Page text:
Philadelphia has lost a noted business and community development leader.
Floyd W. Alston, founder of Beech Corporation, died September 24, 2012, after a long illness. He was 86.
He founded Beech Corporation in 1990, a community development organization designed to bring together business, government and nonprofit entities to redevelop the Cecil B. Moore neighborhood.
During his tenure with Beech, Alston partnered with Temple University and brought new investment to the community, bringing together resources that resulted in more than $200 million in private development.
“He was a Philadelphia legend in the Black community, and the business community in general, as one of the first African-American senior officers at a major bank,” says Kenneth Scott, president and CEO of Beech Companies made up of Beech Interplex, Beech Community Services, Beech Business Bank and Alston Beech Foundation.
“The amazing thing about Mr. Alston is that he was such as calm, compassionate person. He was a great negotiator because he didn’t let his highs get too high and his lows get too low. If it’s one thing that I could take from him is his mediation skills and being able to bring people together. To be such a mild-mannered person, you would have never thought that he was a Marine that had served in two wars.”
Alston was born Oct. 23, 1925, in Brooklyn, N.Y. He grew up in North Philadelphia and attended Northeast High School. He obtained his bachelor’s degree from Temple University. He also studied at the Fels Institute of State and Local Government.
He had the distinction of being a Montford Point Marine —– one of the nation’s first Black Marines.
Alston’s professional career spanned from him serving as vice president of First Pennsylvania Bank; president of the HOPE Development Corporation and manager of the Philadelphia Housing Authority.
As a civic leader, Alston served as president, vice president and board member of the School District of Philadelphia.
Former School District Superintendent Dr. Constance Clayton referred to Alston as “a man of high principles and integrity, fully committed to improving the education of all children, and sensitive to family needs.”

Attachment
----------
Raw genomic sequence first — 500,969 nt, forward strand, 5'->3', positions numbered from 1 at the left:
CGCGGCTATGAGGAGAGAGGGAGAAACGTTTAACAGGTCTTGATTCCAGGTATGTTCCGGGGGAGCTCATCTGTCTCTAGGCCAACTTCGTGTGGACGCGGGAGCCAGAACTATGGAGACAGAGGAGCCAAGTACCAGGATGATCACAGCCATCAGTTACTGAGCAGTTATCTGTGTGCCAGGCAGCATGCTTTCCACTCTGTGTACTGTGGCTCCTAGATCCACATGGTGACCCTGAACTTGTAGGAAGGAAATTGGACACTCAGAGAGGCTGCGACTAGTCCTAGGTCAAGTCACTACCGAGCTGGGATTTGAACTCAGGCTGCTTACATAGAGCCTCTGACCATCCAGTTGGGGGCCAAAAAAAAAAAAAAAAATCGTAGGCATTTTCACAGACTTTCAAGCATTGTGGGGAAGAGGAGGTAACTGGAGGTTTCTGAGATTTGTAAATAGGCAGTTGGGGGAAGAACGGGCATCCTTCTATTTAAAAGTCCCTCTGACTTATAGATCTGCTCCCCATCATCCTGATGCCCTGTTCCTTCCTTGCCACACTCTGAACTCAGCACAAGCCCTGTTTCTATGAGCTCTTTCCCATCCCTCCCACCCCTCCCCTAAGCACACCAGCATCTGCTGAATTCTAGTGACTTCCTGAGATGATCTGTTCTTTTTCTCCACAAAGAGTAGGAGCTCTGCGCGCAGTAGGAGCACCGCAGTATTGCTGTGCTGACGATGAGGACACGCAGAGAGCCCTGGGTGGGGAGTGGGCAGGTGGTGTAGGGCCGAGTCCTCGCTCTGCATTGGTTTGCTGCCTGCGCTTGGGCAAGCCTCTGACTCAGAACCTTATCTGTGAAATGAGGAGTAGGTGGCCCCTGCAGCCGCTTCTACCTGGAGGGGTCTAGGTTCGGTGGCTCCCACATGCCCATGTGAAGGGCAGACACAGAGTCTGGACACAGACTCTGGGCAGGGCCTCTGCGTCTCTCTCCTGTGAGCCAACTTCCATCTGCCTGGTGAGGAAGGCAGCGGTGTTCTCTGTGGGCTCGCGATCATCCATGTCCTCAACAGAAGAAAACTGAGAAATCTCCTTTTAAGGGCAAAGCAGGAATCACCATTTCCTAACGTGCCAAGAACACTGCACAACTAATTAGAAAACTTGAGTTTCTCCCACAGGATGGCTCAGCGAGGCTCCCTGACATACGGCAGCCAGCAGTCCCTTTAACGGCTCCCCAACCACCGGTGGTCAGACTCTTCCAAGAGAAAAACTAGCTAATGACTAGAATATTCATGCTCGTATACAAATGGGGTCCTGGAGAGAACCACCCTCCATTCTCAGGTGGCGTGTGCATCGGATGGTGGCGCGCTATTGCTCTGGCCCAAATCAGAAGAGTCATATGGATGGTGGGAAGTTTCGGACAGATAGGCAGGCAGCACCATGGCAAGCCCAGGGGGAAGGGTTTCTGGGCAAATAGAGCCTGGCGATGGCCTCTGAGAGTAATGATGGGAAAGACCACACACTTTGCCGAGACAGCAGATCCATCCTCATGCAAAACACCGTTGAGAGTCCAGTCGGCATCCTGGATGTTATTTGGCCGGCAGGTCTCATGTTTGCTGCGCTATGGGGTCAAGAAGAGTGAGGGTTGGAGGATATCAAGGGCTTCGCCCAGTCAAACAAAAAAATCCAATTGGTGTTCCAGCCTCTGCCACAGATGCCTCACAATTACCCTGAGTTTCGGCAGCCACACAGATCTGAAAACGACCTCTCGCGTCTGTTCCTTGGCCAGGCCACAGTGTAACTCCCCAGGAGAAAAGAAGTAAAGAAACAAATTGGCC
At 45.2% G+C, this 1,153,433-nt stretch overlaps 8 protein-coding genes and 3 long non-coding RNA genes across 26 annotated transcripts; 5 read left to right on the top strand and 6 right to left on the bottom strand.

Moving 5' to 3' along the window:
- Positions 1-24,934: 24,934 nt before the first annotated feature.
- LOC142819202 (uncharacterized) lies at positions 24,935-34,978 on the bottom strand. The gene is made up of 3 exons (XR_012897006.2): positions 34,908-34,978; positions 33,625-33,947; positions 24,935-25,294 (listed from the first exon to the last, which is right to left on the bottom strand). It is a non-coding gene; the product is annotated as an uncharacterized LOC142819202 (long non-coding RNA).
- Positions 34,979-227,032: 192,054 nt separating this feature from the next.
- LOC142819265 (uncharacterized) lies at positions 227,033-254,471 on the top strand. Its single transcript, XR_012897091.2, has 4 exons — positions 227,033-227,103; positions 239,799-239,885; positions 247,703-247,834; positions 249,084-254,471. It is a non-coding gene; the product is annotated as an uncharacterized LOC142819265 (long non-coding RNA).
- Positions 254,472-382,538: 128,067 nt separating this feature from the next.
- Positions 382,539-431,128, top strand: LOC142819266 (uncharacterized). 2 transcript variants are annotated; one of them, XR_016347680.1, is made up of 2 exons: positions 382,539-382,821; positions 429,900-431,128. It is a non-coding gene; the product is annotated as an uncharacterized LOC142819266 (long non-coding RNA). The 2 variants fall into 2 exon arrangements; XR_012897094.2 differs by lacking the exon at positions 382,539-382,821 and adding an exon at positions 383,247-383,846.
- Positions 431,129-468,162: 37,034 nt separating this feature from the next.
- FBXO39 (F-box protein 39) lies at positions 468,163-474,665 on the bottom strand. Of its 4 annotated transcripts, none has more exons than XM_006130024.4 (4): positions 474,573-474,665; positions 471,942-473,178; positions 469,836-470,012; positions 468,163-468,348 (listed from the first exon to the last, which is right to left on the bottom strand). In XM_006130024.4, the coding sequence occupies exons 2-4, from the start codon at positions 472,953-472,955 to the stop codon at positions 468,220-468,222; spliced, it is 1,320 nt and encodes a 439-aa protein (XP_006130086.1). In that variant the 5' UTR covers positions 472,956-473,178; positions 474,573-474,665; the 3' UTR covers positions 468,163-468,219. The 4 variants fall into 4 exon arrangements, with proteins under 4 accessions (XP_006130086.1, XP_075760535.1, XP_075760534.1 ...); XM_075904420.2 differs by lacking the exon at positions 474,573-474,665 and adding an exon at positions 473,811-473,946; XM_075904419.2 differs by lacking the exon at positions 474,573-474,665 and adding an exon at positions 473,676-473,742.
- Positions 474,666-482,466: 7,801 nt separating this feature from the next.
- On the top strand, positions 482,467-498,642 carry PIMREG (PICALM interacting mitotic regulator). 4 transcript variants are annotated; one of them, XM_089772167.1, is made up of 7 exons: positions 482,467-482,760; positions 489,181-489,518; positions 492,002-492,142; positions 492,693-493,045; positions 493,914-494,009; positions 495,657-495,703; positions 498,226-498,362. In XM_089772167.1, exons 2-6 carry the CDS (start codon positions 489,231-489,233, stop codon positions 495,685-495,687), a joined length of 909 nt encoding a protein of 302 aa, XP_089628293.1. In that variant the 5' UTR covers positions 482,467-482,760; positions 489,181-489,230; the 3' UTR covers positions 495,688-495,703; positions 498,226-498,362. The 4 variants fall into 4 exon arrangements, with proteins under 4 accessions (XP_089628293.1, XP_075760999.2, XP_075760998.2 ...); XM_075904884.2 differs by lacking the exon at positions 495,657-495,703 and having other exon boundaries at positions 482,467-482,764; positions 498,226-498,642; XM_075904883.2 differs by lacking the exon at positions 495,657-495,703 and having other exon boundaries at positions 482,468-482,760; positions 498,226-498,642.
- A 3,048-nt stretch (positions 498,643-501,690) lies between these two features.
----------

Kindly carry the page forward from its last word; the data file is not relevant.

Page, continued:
He was also on the boards of School District of Philadelphia, the African American Museum in Philadelphia, Berean Bank, The Philadelphia Tribune, Tribune Charities and other community organizations. He was the president and founder of the Tucker House, a 180-bed nursing home and a founding member of the Philadelphia Housing Development Corp.
He was a longtime member of Grace Baptist Church of Germantown, where he served as a deacon.
Throughout the years, Alston received awards and honors from various organizations including the National Bankers Association, Philadelphia Human Relations Commission, Martin Luther King Jr. Association, Germantown Historical Society and Men’s Club of Grace Baptist Church. He received honorary doctorates from the Wagner Free Institute of Science and Temple University.
When Alston received his honorary degree from Temple in 2008, then-president Ann Weaver Hart referred to him as a catalyst for change.
“Floyd Alston has been a catalyst for the kind of change that makes a real difference in the daily lives of Philadelphians, especially those who live and work in the community surrounding Temple,” Hart said.
“His lifelong dedication as a community leader is an inspirational example for our students.”
Alston was a lifetime member of the Phi Beta Sigma Fraternity, Inc. He was also a member of the Boule – Sigma Pi Phi and Frontiers International.
A viewing and fraternal service will be held September 28 from 5 p.m. to 8:30 p.m. at Grace Baptist Church of Germantown, 25 West Johnson Street.
Services will be held September 29 at Grace Baptist of Germantown. Viewing will be at 9 a.m. Services will follow at 10. Burial will be in Mt. Lawn Cemetery.
Alston is survived by his wife of 62 years, Marilyn Alston; son, Craig E.F. Alston; daughter, M. Suzanne Hodges; son-in-law, Keith L. Hodges; grandchildren, Cameron and Kendall Hodges; nieces, Ayana Sellers (Peter) Melva Thompson (H. Lee) and Wendi Baker; nephews, Vince Baker (Marcia), Bryant Roberts, Wendell Roberts and Floyd M. Davis (Avis); grandnieces, Tracy Gray (Kwame), Tashira Sellers and Brandi Harvey; grandnephews, Byron Sellers, Travis Sellers (Nine) and Larry Perry; and other relatives and friends.